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From entrepreneurs in their 20s to established real estate developers, the diversity of people who joined the first few gatherings on neighbourhood economics in Cincinnati had an initiator of the effort, Peter Block, happily stunned.
“The most excited people in some cases were the people who came in with the most responsibility — and they got it,” Peter says.
Christine Egger, who is supporting the gatherings in Cincinnati, says of all the communities she and her colleagues have been invited to learn with, Cincinnati is hosting the “most robust, diverse, inclusive” conversation on neighbourhood economics.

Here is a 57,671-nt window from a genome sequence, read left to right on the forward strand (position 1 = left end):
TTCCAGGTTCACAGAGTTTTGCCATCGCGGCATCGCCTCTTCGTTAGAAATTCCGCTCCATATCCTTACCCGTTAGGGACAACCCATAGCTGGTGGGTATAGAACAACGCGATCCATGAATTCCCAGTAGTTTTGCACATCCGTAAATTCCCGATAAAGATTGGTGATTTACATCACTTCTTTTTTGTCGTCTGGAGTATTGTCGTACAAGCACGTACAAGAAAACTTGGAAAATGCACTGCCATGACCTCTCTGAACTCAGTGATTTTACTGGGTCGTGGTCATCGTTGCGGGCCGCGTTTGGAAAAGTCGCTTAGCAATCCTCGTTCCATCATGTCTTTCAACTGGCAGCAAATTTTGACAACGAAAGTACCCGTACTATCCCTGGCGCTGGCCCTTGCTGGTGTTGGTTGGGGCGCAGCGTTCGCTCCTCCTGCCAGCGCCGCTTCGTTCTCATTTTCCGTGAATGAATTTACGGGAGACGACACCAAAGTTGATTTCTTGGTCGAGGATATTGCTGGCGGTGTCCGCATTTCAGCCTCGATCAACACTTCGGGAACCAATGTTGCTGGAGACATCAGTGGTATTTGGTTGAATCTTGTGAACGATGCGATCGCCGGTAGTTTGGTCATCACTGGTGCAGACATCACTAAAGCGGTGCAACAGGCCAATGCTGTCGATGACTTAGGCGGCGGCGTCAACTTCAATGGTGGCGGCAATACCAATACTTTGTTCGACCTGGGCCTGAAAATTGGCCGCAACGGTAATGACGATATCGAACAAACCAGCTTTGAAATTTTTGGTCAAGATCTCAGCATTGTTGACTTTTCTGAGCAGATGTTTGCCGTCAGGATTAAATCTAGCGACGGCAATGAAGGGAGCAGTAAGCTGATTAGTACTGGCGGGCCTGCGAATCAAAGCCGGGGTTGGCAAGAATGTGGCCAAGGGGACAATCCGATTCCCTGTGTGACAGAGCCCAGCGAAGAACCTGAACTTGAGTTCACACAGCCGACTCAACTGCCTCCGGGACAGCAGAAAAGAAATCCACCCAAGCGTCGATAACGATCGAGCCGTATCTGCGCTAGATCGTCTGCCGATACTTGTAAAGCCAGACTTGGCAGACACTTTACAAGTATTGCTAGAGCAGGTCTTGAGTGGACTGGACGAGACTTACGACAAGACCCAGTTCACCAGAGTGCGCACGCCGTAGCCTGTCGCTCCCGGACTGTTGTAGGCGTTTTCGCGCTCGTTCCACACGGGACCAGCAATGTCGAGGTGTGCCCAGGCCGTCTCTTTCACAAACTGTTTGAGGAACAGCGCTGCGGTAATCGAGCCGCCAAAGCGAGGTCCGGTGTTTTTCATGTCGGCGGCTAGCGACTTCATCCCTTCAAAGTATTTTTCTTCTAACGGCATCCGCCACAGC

“Oftentimes we’re convincing people that they have the resources they need to create the communities they want to live in,” says Christine. “But in Cincinnati there was no need of that. There is already a very broad conversation that’s incredibly respectful of what each person in the room has to bring.”
People seem energized by the possibilities of something other than more human services in responding to problems in the city.
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